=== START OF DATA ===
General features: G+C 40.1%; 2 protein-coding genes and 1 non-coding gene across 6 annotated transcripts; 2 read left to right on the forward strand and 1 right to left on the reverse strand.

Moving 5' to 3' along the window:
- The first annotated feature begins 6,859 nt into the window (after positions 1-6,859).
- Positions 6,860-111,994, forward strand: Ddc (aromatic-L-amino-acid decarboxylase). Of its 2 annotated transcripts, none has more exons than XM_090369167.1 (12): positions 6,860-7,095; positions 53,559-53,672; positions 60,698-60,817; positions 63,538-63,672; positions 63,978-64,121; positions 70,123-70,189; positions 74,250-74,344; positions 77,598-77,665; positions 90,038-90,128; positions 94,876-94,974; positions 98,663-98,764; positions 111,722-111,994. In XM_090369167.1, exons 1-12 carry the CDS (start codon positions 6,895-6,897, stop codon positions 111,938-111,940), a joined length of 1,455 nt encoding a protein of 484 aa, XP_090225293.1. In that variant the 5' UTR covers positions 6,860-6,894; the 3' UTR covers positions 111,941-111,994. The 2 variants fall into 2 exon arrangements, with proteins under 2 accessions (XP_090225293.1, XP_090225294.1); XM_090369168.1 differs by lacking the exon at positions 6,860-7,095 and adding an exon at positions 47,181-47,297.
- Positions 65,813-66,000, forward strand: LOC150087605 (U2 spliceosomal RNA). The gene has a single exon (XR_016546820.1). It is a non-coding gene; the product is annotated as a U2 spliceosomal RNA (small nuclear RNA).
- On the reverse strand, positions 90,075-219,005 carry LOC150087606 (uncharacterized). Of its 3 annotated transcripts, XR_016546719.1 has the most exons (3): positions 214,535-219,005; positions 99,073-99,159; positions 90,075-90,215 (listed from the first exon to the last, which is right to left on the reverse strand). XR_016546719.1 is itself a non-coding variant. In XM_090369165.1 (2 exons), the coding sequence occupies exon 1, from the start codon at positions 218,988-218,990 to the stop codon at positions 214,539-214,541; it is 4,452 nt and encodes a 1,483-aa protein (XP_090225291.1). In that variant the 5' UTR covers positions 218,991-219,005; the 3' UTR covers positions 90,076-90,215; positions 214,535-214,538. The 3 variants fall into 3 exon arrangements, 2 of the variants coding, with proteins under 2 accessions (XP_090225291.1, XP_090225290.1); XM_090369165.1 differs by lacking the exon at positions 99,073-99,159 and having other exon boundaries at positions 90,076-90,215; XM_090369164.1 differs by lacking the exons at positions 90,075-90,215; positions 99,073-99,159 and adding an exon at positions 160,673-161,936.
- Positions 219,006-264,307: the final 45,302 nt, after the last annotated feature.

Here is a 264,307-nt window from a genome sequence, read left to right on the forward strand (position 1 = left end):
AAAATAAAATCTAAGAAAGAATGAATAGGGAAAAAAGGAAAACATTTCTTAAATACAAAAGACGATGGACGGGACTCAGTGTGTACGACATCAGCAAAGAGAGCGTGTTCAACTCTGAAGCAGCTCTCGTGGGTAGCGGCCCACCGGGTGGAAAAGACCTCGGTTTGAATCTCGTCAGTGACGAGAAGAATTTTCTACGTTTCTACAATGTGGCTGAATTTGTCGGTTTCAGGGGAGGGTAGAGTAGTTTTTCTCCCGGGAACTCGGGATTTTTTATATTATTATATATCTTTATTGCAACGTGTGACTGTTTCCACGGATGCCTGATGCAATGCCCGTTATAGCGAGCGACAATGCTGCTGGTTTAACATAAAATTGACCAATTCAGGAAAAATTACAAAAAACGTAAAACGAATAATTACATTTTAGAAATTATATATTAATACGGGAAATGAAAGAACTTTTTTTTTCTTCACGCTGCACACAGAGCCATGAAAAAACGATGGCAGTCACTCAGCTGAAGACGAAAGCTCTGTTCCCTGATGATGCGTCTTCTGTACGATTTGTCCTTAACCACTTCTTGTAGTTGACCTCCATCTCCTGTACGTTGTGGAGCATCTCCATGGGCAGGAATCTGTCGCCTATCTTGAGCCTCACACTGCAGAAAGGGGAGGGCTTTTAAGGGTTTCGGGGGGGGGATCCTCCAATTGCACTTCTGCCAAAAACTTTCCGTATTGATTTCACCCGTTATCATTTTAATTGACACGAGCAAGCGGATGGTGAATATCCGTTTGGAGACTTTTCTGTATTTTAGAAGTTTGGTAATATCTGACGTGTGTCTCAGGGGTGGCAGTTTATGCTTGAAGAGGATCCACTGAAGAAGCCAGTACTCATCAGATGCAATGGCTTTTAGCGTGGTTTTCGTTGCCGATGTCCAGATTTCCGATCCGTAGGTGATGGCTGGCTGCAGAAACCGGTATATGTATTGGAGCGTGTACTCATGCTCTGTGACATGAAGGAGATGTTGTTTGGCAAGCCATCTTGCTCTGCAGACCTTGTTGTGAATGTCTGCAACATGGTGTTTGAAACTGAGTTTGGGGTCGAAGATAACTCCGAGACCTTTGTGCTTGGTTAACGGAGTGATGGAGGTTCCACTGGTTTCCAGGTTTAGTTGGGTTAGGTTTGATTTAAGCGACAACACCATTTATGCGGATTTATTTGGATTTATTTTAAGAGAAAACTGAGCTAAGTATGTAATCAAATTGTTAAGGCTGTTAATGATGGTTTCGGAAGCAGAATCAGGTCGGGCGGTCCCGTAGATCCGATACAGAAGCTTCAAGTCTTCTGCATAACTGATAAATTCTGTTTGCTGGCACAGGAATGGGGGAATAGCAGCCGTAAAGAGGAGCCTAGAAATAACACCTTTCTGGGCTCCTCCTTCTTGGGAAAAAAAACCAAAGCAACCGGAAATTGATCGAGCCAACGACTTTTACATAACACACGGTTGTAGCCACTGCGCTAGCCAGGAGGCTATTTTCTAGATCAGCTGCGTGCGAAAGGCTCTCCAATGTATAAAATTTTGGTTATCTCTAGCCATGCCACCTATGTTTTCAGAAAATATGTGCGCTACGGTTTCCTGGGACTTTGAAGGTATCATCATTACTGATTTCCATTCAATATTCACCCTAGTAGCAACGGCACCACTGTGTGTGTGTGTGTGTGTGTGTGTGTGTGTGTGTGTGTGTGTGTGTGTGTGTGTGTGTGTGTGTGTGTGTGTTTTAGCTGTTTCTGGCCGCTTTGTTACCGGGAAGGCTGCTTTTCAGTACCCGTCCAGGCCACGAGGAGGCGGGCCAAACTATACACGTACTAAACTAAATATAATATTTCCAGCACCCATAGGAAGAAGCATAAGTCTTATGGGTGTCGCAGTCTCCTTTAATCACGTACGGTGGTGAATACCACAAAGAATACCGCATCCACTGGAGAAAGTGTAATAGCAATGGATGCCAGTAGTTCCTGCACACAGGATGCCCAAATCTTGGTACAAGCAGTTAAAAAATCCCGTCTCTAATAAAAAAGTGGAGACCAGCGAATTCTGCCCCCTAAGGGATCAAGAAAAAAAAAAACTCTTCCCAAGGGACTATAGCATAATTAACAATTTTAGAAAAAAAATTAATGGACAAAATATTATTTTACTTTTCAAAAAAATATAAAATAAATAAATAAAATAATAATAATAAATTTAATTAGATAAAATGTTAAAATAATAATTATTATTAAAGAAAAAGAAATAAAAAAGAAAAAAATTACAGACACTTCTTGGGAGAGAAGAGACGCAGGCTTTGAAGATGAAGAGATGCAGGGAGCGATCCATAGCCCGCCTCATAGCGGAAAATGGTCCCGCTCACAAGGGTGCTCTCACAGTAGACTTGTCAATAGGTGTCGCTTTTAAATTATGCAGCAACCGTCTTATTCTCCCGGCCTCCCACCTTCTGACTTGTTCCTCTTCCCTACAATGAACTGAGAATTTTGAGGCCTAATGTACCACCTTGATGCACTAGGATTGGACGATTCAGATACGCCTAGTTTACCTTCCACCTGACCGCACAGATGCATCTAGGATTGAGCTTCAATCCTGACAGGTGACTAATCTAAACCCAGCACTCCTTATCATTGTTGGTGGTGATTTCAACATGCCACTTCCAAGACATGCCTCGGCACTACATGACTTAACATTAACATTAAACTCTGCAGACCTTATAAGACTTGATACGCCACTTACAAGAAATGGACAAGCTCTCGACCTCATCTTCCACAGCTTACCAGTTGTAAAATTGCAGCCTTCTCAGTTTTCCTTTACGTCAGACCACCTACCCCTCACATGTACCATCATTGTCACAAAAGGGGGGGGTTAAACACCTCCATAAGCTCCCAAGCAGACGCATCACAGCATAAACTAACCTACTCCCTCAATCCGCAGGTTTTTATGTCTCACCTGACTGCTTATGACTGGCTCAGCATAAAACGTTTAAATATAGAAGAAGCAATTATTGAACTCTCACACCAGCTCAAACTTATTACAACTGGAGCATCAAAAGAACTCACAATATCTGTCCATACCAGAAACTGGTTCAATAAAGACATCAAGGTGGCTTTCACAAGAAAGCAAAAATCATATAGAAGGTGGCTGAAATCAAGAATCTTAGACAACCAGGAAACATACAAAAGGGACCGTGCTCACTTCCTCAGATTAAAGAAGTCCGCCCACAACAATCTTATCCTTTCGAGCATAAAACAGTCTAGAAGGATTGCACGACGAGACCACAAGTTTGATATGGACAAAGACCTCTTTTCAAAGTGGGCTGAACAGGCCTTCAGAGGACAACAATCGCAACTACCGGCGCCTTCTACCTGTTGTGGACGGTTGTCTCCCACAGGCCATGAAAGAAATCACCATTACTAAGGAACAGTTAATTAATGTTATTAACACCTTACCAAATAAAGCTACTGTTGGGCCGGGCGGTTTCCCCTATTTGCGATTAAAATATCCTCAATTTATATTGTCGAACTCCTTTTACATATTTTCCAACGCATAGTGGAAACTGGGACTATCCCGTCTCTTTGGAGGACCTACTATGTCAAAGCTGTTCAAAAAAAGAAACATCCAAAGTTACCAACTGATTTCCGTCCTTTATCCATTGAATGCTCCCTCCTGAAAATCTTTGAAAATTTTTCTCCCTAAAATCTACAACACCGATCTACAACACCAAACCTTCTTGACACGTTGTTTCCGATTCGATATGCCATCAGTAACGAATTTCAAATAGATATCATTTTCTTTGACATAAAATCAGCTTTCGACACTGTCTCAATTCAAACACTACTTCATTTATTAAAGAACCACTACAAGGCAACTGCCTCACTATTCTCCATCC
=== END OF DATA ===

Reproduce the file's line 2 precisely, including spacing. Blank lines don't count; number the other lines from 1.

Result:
Moving 5' to 3' along the window: